Identifier

etd-09252011-211450

Degree

Doctor of Philosophy (PhD)

Department

School of Nutrition and Food Sciences

Document Type

Dissertation

Abstract

Shiga toxin-producing Escherichia coli (STEC), encompassing E. coli O157:H7 and non-O157 STEC, is a significant cause of foodborne illnesses and deaths in the United States and worldwide. Shiga toxins (encoded by stx) and intimin (encoded by eae) are important virulence factors for STEC strains causing infection. Although E. coli O157:H7 remains to be the single most common STEC causing disease, the clinical importance of non-O157 STEC is on the rise worldwide. And six major serogroups (O26, O45, O103, O111, O121, and O145) accounted for over 70% of non-O157 STEC infections in the United States. Loop-mediated isothermal amplification (LAMP) is a novel nucleic acid amplification technology that has attracted great attention in recent years as a rapid, accurate, and cost-effective pathogen detection method in both food testing and clinical diagnostics. In this dissertation research, two sets of LAMP assays, one serogroup-independent and the other one serogroup-specific, were designed by targeting the stx1, stx2, and eae genes, and seven major STEC serogroup-specific genes (the wzx and wzy genes), respectively, for the rapid, specific, sensitive, and quantitative detection of STEC strains. The assay performances in pure culture, spiked ground beef, and human stools were evaluated and compared with qPCR. No false positive or false negative results were observed among 120 strains for assay specificity testing. The detection limits for all assays were approximately 1-20 CFU/reaction in pure culture and 103-104 CFU/g in spiked ground beef, which were comparable to qPCR. Standard curves generated suggested good linear relationships between STEC cell numbers and LAMP turbidity signals. When applied in ground beef samples spiked with two low levels (1-2 and 10-20 CFU/25 g) of STEC cultures, the LAMP assays achieved accurate detection after 6-8 h of enrichment. The assays also consistently detected STEC in human stool specimens spiked with 103 or 104 CFU/0.5 g stool after 4 h enrichment, while qPCR required 4-6 h of enrichment. Given the emerging and evolving nature of STEC serogroups involved in human illness, the LAMP assays developed in this research can serve as rapid and reliable methods for STEC detection in food so that proper control measures can be implemented promptly.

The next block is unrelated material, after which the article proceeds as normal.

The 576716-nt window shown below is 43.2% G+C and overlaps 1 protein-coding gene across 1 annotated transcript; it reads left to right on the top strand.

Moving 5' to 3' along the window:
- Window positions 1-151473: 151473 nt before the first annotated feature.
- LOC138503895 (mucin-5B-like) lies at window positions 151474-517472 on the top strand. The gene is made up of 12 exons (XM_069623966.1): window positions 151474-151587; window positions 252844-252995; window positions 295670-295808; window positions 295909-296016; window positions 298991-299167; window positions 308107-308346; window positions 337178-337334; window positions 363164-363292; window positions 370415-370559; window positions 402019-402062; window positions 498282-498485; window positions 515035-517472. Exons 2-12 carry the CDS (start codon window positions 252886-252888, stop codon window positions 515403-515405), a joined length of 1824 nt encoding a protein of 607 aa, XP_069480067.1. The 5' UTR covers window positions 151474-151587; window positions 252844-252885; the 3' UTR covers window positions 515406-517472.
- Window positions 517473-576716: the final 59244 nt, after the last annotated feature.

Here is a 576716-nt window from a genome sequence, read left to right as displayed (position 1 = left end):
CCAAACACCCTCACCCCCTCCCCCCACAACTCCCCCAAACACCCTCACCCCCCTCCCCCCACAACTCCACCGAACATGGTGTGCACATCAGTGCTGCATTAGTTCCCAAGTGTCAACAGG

Date

2011

Document Availability at the Time of Submission

Release the entire work immediately for access worldwide.

Committee Chair

Ge, Beilei

Included in

Life Sciences Commons

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